Research shows that people with more education have a greater cognitive reserve and this works as a protection in the face of mental decline.
But there's a twist to it: educated people tend to get Alzheimer's at a later age but once they get it, they're getting it at a higher load of the disease and appear to decline at a faster rate.
Cognitive activities like crossword puzzles, reading or playing music may delay memory decline among people who eventually developed dementia.
It happens when a person is in a situation where they are anxious that they may conform to a negative stereotype aimed at his or her social group.
Positive stereotypes, or success on previous memory tasks, can help combat this negativity.
Research shows that involving multiple senses, like the picture of a flower with a floral scent, enhances people's ability to memorize what their senses are taking in.
Research suggests that socializing may help our minds because it encourages people to take better care of themselves, reduces stress and releases beneficial neurohormones, stemming from the emotions usually caused by being with loved ones.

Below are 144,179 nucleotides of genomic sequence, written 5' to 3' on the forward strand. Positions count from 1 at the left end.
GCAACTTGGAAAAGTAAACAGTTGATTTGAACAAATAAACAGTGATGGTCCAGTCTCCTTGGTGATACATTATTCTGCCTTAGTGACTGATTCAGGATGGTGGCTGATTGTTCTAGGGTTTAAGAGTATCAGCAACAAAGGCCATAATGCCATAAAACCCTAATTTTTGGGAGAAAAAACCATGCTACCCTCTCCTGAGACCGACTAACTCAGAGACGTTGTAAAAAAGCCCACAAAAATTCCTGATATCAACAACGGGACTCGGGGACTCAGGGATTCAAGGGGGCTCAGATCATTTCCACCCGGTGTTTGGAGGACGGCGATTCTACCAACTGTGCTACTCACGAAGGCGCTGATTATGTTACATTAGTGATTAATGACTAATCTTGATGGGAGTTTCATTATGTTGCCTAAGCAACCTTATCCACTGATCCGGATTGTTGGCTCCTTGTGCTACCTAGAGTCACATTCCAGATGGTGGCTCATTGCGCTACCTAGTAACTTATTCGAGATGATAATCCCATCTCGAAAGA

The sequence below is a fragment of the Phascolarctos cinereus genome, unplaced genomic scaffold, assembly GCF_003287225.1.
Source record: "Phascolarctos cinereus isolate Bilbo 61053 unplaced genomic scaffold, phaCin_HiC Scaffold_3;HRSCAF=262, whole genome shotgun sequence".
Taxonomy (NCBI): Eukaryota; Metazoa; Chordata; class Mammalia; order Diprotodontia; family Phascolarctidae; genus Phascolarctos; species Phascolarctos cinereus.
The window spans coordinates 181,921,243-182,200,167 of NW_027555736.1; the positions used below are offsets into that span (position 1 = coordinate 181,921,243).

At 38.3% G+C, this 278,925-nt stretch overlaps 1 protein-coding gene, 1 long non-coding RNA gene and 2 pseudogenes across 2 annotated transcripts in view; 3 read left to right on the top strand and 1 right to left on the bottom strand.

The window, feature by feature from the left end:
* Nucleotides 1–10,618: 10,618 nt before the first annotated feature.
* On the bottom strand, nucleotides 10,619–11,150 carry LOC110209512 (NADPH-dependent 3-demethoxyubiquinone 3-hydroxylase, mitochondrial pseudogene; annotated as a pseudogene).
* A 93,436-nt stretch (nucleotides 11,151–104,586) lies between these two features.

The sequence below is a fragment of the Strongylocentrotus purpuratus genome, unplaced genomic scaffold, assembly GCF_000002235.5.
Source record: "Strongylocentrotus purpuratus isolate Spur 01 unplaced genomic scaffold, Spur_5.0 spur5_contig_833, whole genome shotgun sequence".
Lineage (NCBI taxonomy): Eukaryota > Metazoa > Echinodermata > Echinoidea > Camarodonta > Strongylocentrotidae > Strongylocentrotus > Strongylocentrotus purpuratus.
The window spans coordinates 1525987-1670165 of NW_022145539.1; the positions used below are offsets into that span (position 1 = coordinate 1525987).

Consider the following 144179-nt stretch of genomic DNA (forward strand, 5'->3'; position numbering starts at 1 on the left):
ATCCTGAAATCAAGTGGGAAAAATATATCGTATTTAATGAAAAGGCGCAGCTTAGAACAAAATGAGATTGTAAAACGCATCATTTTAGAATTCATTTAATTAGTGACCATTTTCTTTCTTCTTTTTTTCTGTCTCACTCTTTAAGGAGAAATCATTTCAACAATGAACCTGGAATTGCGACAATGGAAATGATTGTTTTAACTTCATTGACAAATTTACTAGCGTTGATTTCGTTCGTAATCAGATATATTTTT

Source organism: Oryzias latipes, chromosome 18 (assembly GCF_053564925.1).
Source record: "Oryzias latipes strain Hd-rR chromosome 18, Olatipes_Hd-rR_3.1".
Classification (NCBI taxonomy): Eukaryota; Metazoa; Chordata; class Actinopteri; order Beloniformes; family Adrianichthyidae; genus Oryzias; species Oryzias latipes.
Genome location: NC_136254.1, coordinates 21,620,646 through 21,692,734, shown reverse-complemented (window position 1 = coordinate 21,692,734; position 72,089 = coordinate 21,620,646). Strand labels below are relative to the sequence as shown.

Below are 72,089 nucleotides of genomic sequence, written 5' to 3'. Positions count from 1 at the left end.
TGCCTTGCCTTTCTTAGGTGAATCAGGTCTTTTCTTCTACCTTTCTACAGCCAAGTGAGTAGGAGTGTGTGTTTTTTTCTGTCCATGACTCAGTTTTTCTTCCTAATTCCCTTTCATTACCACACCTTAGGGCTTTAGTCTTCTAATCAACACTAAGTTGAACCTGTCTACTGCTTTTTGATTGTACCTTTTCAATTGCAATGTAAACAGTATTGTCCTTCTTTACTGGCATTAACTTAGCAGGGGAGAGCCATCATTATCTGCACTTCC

Splitting our attention is more problematic than productive.
We generally have a hard time refocusing when we switch attention between tasks.
This is a learning technique that uses repeated testing over increasing intervals until what you're trying to memorize finally sticks.
You test yourself a lot at first, then less and less over time.
It can reverse the shrinking of the hippocampus, the part of the brain essential to the formation of long-term memory that tends to shrink as we age.
Even just six minutes of exercise post-learning can help boost memory.
Researchers found that consuming foods rich in omega-3 fatty acids (like salmon, walnuts, and soybeans) may help counter sugar's brain drain.
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